Back when I looked at Pavilion, a lot of SANs had special SAN management software that you had to install on your computer in order to make it work. Some of this stuff had dependencies, like old versions of Java, Flash, or other aging technologies. One of the things that I liked about Pavilion was that all their management was on the box through a web interface. That was something that made me extremely happy, coming from a background of managing HPE SANs and Dell EMC SANs, where you really couldn't do much through the web interface. Pavilion Hyperparallel Flash Array could be completely managed in the web, e.g., a local interface that I could pull up in a web browser. That is what I needed.

What about the implementation team?

I don't know if they still do this, but Pavilion was a very white glove solution for us. We were involved every step of the way, but we had on-hand support for deploying the device. Pavilion has excellent customer service.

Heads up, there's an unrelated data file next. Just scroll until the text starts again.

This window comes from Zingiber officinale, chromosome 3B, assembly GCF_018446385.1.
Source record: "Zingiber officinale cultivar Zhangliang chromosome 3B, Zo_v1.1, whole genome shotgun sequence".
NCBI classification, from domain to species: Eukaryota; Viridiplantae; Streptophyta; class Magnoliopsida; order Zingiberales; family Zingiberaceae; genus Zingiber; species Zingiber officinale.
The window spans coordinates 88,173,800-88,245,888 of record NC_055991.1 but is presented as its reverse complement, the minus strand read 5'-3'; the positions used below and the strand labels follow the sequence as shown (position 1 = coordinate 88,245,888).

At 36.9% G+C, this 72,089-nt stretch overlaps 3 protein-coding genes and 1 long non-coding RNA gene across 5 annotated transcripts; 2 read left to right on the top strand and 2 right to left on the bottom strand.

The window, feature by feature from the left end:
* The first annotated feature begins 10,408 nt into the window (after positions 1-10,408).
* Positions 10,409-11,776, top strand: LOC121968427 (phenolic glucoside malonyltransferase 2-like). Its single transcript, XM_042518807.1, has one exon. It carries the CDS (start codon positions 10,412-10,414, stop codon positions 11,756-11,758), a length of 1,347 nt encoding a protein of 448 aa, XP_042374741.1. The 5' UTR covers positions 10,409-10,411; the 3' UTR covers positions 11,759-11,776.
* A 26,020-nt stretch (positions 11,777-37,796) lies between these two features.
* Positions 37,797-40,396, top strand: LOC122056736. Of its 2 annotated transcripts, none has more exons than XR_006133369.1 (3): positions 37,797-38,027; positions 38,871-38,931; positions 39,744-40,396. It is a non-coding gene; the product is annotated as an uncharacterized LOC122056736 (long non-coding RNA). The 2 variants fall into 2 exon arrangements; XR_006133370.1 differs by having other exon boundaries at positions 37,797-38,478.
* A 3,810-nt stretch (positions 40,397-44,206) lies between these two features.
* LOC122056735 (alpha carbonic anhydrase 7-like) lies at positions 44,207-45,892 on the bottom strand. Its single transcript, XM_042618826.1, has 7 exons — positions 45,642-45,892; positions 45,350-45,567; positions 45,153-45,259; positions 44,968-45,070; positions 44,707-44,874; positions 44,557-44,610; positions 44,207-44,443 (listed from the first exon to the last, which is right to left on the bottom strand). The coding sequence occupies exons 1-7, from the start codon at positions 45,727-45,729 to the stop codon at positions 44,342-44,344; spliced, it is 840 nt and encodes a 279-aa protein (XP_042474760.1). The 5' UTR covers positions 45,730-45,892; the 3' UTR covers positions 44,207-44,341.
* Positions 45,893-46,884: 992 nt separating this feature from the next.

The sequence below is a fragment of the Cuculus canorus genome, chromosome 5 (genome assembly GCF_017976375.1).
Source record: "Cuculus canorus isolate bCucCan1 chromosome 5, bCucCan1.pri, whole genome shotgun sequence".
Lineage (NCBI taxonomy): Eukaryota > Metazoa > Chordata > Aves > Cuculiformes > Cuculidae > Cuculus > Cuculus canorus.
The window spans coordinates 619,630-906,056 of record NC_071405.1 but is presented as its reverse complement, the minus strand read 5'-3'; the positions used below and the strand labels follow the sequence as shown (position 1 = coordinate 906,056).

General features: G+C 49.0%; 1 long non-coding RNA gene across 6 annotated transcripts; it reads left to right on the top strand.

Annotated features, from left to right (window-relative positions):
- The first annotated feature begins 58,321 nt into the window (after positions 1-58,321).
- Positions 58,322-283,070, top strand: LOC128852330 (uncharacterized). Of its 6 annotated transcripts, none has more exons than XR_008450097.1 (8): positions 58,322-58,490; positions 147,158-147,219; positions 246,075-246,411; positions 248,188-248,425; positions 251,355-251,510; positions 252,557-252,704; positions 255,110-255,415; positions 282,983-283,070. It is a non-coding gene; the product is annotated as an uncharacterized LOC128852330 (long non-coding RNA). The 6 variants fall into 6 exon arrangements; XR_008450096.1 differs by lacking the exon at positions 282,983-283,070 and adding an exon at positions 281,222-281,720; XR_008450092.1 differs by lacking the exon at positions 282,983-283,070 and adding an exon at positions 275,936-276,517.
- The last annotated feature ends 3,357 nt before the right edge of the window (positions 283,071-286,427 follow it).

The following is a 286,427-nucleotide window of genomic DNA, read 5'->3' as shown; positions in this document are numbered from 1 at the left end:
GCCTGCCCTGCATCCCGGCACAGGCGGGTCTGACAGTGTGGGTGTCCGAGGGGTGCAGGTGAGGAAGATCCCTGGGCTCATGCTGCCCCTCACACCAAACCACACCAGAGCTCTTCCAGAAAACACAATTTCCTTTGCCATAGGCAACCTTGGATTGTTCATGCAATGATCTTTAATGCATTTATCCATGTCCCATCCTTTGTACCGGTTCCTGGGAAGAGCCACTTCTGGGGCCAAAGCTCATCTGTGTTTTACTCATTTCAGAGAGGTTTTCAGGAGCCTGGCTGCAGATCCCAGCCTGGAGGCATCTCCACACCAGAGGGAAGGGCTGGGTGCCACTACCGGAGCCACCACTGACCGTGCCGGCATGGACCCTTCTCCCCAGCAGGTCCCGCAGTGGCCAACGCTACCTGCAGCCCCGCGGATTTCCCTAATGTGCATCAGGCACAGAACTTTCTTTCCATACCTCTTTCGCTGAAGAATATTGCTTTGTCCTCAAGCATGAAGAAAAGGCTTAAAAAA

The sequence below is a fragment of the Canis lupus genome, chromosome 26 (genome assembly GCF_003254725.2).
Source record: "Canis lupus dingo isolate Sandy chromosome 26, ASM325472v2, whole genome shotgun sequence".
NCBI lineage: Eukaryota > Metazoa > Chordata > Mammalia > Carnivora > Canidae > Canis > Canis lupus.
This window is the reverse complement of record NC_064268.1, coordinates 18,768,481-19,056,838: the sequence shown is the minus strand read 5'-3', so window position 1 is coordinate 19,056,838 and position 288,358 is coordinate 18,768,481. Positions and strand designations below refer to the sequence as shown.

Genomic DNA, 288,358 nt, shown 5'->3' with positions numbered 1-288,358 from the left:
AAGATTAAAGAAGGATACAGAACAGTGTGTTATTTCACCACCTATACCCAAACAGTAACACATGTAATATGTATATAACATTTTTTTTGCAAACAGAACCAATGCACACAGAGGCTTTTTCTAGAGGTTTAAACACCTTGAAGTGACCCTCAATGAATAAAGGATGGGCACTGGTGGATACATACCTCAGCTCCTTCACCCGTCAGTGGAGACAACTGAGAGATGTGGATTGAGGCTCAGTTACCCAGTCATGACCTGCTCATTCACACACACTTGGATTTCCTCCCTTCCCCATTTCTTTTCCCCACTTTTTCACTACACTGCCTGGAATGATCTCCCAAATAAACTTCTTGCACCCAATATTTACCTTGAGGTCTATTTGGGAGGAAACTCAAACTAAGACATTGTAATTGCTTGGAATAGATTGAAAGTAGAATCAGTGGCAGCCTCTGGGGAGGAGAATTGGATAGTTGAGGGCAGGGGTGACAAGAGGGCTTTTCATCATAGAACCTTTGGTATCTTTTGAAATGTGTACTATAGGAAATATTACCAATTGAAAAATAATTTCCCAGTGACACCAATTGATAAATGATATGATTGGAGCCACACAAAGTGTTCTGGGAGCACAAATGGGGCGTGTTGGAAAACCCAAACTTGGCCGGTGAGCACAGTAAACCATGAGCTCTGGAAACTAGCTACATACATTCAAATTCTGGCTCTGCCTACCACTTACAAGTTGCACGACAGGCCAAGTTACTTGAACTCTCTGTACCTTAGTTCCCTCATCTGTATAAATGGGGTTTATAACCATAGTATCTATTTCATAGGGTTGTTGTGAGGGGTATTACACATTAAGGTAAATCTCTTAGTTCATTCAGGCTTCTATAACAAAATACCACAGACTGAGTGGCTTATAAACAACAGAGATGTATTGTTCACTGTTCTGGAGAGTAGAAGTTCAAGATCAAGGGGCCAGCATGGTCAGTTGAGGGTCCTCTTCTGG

What was our ROI?

Over the life of the device (four years), Pavilion has probably saved us a half million dollars instead of replacing it with something else.

It has saved us money over other solutions. We have no direct ROI per se. It is not like the SAN pays us to run. We need to have one. It is cheaper than our other options. So, it was an immediate ROI. We bought it and it is cheaper than the other things that we could have done.

What's my experience with pricing, setup cost, and licensing?

This is hardware. They have a singular array that you can populate with your own disk, or you can buy the disks through them. For controllers, you pay for the components inside of the SAN, but there is only one chassis that they work with.

Pavilion provides us with DAS performance and SAN manageability at an affordable price. This has allowed us to continue a very rapid growth of our business.

Because we were one of the first customers, we have slightly different deals than a lot of the people who are coming into it now. I believe their target model was more a lease kind of situation rather than a purchase situation. I know that it appeals a great deal to financial customers, people who work in banking industries, etc.